Spend Analysis Lessons Learned

Spend Matters welcomes a guest post from Frank Buchanan, a Manager in Strategy and Operations at The Hackett Group.

Experts will tout spend analysis as the lifeblood of a procurement organization, and they are right. But the purpose of this article is not to convince you of the benefits of a spend analysis, but to pass along key insights that will save you time and increase the effectiveness of your output. The following best practices are the result of conducting spend analyses for both medium and large sized companies in many different industries:

  1. Involve Leadership
    The nature of a spend analysis forces you to interact with almost all departments, because they all have spend. If this is the first comprehensive spend analysis being conducted, some of the stakeholders you need to speak with will naturally react defensively. Think about it: outsiders suddenly want to know what they buy and from which suppliers. It's only natural for them to feel criticized, and if they don't have to help you, they won't. Or they might delay or provide incomplete information. But if the message comes from above first, with a clear explanation of the purpose and expectations, then you encounter a completely different stakeholder. This will also help when working with your ERP technicians, as the ERP data mining process typically demands more time than expected, especially when mistakes are made and "re-pulls" are necessary.
  2. Capture All the Supplier Spend
    Supplier spend transaction data can reside in many different areas of the company, and usually does. A spend analysis will not be complete if it does not incorporate all supplier spend. Beyond the payables data coming out of the AP system, there might be wire transfers being sent to certain suppliers (e.g., health insurance providers), or there might be T&E reimbursements coming out of the payroll system, or the T&E card payment transaction detail might not show up in payables – sometimes there are surprisingly large supplier payments on the T&E card. However, before you collect the data, you need to make sure you have a computer program that will allow you to view and analyze the consolidated data. Excel becomes painfully slow once you get beyond 500,000 rows; Access can handle a bit more – up to 1.5 gigabytes, that is, if you know how to use it. I recently conducted a spend analysis that had 40 million rows of data, which required use of a separate program and high-capacity computer processers.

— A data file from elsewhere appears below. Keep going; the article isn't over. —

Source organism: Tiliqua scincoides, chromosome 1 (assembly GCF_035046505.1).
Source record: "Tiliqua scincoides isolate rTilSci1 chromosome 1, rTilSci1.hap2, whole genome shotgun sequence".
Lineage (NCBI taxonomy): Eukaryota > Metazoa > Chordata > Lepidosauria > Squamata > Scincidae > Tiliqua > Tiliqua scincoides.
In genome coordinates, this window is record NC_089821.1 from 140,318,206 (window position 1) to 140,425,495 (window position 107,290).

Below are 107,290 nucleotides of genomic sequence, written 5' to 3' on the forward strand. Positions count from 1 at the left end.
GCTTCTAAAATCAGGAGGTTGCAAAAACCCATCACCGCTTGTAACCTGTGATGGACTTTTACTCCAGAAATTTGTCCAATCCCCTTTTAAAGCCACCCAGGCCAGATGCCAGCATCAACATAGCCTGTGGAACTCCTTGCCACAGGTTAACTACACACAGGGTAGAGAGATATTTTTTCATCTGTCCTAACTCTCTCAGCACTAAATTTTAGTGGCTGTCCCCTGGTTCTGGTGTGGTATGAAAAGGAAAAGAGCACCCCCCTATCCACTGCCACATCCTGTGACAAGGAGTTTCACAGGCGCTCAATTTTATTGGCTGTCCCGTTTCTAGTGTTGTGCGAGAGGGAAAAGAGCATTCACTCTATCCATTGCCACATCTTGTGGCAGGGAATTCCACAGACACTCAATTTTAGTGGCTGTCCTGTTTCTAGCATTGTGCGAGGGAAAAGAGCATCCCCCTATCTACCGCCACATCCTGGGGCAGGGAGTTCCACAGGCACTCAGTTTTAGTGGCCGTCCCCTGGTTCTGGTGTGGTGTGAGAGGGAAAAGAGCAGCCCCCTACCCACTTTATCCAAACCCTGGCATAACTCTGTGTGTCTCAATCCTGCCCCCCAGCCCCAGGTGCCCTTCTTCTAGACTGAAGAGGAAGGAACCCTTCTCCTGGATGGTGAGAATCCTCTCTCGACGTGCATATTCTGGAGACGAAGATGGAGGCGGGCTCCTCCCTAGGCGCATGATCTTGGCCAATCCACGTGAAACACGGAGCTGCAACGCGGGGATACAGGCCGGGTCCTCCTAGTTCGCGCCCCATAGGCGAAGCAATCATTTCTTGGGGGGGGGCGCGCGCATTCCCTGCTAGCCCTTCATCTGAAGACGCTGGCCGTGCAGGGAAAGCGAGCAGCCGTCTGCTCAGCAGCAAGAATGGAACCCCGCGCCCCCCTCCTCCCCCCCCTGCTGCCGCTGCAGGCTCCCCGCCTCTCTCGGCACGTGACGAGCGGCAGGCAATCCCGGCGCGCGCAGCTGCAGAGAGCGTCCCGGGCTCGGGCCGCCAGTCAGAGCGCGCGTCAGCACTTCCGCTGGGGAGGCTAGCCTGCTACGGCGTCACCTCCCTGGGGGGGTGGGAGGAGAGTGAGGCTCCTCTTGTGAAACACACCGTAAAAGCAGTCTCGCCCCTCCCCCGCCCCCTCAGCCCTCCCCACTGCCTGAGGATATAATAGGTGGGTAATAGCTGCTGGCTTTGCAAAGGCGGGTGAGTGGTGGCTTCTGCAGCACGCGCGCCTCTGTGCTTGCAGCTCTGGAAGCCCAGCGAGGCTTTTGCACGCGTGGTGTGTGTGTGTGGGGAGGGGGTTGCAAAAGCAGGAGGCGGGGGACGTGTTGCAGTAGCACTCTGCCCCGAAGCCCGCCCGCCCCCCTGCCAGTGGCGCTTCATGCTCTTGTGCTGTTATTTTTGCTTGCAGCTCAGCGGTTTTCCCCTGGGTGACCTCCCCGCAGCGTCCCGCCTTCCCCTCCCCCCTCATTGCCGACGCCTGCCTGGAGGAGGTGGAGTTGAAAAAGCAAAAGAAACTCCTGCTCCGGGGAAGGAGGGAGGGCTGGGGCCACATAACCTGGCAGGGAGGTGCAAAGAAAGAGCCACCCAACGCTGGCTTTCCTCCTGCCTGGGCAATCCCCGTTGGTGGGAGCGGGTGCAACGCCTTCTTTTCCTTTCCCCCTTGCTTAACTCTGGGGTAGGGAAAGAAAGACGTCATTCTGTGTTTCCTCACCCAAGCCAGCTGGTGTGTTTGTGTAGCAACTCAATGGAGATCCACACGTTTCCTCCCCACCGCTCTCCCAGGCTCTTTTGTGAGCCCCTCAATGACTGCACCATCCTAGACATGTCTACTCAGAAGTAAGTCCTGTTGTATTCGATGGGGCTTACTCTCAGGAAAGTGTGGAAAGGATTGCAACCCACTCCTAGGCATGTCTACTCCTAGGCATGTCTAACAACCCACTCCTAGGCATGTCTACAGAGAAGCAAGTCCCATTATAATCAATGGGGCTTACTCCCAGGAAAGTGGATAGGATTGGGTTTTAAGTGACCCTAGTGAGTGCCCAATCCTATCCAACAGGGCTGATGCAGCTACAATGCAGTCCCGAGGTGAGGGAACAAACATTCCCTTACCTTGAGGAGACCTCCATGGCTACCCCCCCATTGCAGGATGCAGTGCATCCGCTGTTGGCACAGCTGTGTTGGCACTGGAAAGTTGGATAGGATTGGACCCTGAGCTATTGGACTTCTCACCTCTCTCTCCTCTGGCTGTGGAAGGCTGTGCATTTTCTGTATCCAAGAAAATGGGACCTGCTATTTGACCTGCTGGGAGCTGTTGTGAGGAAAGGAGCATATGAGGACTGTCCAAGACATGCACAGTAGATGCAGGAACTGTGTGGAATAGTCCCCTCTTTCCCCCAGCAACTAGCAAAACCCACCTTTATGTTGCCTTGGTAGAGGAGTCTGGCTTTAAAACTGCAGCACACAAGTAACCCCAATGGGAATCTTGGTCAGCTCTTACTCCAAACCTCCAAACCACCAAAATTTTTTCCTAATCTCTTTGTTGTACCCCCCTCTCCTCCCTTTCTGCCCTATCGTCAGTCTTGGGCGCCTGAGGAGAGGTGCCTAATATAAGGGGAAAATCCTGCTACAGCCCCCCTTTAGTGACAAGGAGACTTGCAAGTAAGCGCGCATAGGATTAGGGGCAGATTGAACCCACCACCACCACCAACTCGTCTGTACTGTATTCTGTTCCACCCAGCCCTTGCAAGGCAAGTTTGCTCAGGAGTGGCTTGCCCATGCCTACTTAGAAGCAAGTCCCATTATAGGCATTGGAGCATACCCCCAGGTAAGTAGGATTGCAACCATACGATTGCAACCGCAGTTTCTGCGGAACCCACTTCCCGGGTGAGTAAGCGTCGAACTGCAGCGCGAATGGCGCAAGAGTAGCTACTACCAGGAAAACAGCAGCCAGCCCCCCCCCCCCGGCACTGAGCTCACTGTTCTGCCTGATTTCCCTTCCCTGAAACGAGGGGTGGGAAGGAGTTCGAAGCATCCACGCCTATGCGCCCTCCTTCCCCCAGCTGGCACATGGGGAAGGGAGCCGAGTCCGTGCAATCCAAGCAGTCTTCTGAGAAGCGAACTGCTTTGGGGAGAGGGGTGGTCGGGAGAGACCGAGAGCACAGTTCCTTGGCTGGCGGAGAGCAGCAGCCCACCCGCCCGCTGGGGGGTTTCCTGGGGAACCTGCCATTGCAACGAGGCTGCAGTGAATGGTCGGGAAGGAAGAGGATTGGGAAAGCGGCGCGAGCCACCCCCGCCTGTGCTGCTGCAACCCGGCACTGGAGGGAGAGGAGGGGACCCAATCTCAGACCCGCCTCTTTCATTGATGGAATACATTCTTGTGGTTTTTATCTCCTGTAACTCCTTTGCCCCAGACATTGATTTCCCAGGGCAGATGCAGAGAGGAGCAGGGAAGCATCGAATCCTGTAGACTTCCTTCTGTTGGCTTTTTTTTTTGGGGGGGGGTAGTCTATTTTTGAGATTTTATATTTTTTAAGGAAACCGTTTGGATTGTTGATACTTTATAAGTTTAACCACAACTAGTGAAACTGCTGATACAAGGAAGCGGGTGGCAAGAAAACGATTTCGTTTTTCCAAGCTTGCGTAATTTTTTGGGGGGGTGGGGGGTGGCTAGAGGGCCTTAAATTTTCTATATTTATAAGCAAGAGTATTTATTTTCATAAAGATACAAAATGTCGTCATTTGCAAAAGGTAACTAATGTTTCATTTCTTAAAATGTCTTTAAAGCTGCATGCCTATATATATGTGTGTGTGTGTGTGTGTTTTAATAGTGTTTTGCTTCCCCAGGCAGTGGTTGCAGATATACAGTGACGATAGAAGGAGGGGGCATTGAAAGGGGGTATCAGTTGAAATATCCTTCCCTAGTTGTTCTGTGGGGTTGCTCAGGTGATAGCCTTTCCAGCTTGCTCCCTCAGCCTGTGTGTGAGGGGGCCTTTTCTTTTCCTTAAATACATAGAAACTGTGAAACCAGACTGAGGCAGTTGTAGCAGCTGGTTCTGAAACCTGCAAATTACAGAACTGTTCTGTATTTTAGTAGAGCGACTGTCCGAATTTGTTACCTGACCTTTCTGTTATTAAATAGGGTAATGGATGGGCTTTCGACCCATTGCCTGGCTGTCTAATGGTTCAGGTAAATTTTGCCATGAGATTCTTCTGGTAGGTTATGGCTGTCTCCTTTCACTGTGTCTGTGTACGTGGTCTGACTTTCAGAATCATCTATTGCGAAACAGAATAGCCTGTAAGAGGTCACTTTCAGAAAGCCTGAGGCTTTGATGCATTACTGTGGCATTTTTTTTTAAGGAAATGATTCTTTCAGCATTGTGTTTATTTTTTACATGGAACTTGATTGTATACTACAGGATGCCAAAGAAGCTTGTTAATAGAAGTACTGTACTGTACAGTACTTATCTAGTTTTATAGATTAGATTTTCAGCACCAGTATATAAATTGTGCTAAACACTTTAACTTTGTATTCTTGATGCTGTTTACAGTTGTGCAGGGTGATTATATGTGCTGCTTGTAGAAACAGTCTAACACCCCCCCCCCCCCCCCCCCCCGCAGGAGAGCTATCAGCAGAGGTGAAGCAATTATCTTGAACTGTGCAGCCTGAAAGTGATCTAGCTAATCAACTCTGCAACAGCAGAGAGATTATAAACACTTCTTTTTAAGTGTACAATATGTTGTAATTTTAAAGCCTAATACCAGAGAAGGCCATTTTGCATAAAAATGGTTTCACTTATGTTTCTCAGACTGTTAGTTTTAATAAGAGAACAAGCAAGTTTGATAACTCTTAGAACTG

3. Use a Custom Spend Taxonomy
    Many companies use UNSPSC codes in their purchase order system because it is exhaustive, with 20,000 commodity codes from which to choose. But for a spend analysis UNSPSC is not ideal because it is not designed for strategic sourcing purposes. In other words, UNSPSC codes are not organized in a hierarchy that facilitates the identification of savings opportunities. Every company we help eventually reached this conclusion and we help them develop a taxonomy geared toward going to market (e.g., audit services and tax services are rolled up together because often the same supplier provides both), while still being customized to their business and nomenclature. It is important to develop this taxonomy early for two reasons: 1) Leadership approval will be required because spend analysis reports will eventually be widely distributed, and 2) You do not want changes to the taxonomy after you have already spent countless hours categorizing the spend data.
  4. Validate the Data